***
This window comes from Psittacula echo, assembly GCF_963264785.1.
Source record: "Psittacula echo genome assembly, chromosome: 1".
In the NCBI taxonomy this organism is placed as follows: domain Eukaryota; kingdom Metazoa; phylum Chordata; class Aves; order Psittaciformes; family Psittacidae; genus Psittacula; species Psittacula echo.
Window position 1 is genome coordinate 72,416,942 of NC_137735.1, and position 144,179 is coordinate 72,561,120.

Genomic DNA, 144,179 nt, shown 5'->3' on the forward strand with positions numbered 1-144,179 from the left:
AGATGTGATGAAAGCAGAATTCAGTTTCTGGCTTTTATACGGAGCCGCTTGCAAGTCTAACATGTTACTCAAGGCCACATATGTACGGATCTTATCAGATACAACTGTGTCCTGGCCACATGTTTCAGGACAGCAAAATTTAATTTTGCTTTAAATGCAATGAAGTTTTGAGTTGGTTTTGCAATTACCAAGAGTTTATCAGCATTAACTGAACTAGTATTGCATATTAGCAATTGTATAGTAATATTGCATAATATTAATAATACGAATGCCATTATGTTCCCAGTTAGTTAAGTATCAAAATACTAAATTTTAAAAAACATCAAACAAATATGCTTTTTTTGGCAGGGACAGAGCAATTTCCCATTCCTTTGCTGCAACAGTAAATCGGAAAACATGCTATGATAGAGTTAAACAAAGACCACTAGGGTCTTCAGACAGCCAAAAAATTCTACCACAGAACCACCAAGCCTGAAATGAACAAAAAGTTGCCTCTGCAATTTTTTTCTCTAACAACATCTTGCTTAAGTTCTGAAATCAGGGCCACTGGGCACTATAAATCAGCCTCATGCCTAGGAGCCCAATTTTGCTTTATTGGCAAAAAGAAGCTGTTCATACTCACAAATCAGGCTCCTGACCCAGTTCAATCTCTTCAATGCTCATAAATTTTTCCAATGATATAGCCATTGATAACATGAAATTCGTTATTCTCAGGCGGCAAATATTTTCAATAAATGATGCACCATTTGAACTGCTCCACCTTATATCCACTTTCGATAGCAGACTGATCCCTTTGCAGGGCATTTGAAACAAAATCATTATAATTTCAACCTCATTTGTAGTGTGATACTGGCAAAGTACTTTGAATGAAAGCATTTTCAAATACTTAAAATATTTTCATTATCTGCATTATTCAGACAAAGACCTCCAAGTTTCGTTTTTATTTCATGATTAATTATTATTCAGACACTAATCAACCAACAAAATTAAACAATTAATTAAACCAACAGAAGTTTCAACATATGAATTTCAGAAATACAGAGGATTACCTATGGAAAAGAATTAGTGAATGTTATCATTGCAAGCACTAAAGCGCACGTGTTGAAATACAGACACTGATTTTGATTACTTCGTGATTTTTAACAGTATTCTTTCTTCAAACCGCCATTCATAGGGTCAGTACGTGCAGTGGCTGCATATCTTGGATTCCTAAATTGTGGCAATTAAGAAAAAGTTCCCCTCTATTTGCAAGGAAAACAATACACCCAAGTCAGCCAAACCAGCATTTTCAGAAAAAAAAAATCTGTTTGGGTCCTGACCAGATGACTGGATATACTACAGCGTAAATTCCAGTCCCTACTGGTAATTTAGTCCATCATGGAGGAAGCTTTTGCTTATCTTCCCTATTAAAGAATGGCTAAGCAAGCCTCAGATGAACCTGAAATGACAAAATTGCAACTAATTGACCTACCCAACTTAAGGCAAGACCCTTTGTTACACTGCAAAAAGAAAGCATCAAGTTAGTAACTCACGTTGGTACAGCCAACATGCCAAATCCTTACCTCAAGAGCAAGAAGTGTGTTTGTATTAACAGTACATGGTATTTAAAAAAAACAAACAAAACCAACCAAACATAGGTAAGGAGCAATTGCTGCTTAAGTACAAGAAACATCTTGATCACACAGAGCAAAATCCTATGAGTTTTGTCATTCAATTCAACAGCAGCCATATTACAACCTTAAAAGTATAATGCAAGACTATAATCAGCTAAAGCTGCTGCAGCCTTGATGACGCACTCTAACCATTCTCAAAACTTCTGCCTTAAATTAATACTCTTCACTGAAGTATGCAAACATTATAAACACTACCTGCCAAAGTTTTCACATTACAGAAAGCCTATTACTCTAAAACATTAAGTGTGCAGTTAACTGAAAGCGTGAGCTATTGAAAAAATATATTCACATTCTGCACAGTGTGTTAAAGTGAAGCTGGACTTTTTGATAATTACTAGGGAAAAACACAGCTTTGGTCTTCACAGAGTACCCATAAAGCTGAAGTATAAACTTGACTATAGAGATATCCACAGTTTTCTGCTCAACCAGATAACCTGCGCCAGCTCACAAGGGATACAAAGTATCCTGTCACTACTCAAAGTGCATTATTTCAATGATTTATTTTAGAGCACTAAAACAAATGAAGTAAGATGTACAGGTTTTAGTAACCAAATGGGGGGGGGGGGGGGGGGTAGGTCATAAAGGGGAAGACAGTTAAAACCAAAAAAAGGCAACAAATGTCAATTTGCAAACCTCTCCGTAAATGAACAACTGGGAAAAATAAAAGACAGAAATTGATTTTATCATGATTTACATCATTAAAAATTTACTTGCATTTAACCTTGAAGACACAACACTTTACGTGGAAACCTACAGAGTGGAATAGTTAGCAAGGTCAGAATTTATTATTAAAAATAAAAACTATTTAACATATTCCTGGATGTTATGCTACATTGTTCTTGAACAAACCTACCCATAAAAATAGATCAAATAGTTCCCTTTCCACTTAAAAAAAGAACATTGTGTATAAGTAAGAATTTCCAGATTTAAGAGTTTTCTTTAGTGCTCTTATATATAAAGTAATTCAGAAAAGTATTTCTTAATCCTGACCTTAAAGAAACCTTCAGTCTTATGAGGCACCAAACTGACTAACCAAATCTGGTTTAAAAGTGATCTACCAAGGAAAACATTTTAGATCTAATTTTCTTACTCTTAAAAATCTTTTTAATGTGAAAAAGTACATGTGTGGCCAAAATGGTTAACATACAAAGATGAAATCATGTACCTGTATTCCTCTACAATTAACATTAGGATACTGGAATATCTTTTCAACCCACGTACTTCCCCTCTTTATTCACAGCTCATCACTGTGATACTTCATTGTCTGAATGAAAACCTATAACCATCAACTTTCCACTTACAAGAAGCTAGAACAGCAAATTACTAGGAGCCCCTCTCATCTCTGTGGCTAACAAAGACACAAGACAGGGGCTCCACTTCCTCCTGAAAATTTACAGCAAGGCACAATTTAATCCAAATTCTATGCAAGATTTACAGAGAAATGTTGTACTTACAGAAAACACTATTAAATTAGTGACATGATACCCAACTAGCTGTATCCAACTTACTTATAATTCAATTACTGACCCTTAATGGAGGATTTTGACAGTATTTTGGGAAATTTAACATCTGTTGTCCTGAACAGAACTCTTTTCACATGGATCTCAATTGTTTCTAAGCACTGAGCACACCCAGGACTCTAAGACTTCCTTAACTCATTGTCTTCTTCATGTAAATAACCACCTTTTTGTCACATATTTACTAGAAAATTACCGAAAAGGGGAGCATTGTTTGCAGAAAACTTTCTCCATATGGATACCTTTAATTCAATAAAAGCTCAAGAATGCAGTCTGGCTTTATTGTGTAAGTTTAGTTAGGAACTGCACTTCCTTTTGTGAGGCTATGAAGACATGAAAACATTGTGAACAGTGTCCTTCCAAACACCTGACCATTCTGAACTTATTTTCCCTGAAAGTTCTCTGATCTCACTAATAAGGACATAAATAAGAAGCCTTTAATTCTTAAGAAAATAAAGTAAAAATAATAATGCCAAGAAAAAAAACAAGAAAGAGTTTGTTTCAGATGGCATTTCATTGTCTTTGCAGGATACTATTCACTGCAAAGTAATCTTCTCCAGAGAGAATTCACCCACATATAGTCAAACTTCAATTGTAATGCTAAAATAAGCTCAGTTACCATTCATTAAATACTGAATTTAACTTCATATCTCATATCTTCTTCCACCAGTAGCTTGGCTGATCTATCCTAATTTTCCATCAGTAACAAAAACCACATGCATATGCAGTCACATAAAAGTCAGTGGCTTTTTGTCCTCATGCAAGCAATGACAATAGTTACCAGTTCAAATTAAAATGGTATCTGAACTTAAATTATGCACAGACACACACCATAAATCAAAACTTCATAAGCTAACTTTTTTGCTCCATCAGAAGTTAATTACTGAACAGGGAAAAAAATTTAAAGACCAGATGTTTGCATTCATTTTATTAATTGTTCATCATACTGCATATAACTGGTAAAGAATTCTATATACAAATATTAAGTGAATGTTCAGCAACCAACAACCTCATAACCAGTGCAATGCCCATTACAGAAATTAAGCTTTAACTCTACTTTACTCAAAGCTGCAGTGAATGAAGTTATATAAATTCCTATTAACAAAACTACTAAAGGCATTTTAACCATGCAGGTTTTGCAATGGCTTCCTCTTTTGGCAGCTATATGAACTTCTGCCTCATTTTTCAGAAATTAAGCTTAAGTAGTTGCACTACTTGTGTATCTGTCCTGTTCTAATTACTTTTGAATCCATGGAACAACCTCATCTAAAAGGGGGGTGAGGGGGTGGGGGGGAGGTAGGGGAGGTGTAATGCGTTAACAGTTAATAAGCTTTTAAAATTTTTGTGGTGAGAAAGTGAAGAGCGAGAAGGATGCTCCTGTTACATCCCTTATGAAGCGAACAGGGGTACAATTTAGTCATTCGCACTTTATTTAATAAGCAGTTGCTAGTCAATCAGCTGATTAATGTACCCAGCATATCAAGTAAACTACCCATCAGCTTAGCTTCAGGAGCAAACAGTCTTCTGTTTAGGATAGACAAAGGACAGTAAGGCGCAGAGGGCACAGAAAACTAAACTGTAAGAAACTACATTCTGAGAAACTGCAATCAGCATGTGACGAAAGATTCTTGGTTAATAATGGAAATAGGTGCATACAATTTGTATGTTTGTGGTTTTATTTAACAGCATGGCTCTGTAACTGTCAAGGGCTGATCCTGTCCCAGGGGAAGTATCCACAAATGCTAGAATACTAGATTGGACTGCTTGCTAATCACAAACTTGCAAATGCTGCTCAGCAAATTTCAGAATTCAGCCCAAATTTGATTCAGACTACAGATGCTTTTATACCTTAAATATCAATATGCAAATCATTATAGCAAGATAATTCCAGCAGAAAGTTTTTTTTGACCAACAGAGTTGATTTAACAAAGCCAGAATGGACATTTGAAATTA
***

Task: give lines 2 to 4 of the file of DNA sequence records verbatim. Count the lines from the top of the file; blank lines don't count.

Source record: "Psittacula echo genome assembly, chromosome: 1".
In the NCBI taxonomy this organism is placed as follows: domain Eukaryota; kingdom Metazoa; phylum Chordata; class Aves; order Psittaciformes; family Psittacidae; genus Psittacula; species Psittacula echo.
Window position 1 is genome coordinate 72,416,942 of NC_137735.1, and position 144,179 is coordinate 72,561,120.